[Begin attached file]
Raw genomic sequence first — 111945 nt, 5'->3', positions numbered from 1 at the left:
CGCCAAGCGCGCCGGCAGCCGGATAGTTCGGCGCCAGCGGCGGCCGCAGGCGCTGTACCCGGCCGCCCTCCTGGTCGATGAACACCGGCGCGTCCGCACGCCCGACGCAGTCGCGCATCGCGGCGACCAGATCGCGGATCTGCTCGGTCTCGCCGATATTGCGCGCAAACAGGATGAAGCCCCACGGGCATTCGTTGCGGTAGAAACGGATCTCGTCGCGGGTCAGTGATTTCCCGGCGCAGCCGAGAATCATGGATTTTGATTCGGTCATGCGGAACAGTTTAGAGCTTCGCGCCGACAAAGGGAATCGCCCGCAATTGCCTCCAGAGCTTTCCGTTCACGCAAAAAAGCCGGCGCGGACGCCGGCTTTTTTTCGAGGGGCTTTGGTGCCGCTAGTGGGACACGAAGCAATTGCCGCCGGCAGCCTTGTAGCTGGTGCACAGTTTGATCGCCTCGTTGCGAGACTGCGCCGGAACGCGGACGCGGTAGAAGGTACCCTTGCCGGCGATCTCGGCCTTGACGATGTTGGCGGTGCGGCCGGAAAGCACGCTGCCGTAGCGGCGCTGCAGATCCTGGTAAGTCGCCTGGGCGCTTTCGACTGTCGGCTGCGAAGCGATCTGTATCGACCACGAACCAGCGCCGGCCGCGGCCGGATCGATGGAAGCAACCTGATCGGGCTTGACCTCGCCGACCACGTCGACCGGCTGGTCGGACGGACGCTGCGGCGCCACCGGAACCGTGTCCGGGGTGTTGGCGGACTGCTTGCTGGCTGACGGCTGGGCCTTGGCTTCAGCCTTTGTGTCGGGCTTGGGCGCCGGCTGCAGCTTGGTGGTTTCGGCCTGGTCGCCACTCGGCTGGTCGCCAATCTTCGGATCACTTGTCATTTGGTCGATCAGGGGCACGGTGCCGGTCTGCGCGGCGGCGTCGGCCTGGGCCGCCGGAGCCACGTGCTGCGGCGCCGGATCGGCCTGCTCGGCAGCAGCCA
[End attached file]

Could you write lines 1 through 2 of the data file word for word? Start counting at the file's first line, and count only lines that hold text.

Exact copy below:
Raw genomic sequence first — 111945 nt, 5'->3', positions numbered from 1 at the left:
CGCCAAGCGCGCCGGCAGCCGGATAGTTCGGCGCCAGCGGCGGCCGCAGGCGCTGTACCCGGCCGCCCTCCTGGTCGATGAACACCGGCGCGTCCGCACGCCCGACGCAGTCGCGCATCGCGGCGACCAGATCGCGGATCTGCTCGGTCTCGCCGATATTGCGCGCAAACAGGATGAAGCCCCACGGGCATTCGTTGCGGTAGAAACGGATCTCGTCGCGGGTCAGTGATTTCCCGGCGCAGCCGAGAATCATGGATTTTGATTCGGTCATGCGGAACAGTTTAGAGCTTCGCGCCGACAAAGGGAATCGCCCGCAATTGCCTCCAGAGCTTTCCGTTCACGCAAAAAAGCCGGCGCGGACGCCGGCTTTTTTTCGAGGGGCTTTGGTGCCGCTAGTGGGACACGAAGCAATTGCCGCCGGCAGCCTTGTAGCTGGTGCACAGTTTGATCGCCTCGTTGCGAGACTGCGCCGGAACGCGGACGCGGTAGAAGGTACCCTTGCCGGCGATCTCGGCCTTGACGATGTTGGCGGTGCGGCCGGAAAGCACGCTGCCGTAGCGGCGCTGCAGATCCTGGTAAGTCGCCTGGGCGCTTTCGACTGTCGGCTGCGAAGCGATCTGTATCGACCACGAACCAGCGCCGGCCGCGGCCGGATCGATGGAAGCAACCTGATCGGGCTTGACCTCGCCGACCACGTCGACCGGCTGGTCGGACGGACGCTGCGGCGCCACCGGAACCGTGTCCGGGGTGTTGGCGGACTGCTTGCTGGCTGACGGCTGGGCCTTGGCTTCAGCCTTTGTGTCGGGCTTGGGCGCCGGCTGCAGCTTGGTGGTTTCGGCCTGGTCGCCACTCGGCTGGTCGCCAATCTTCGGATCACTTGTCATTTGGTCGATCAGGGGCACGGTGCCGGTCTGCGCGGCGGCGTCGGCCTGGGCCGCCGGAGCCACGTGCTGCGGCGCCGGATCGGCCTGCTCGGCAGCAGCCA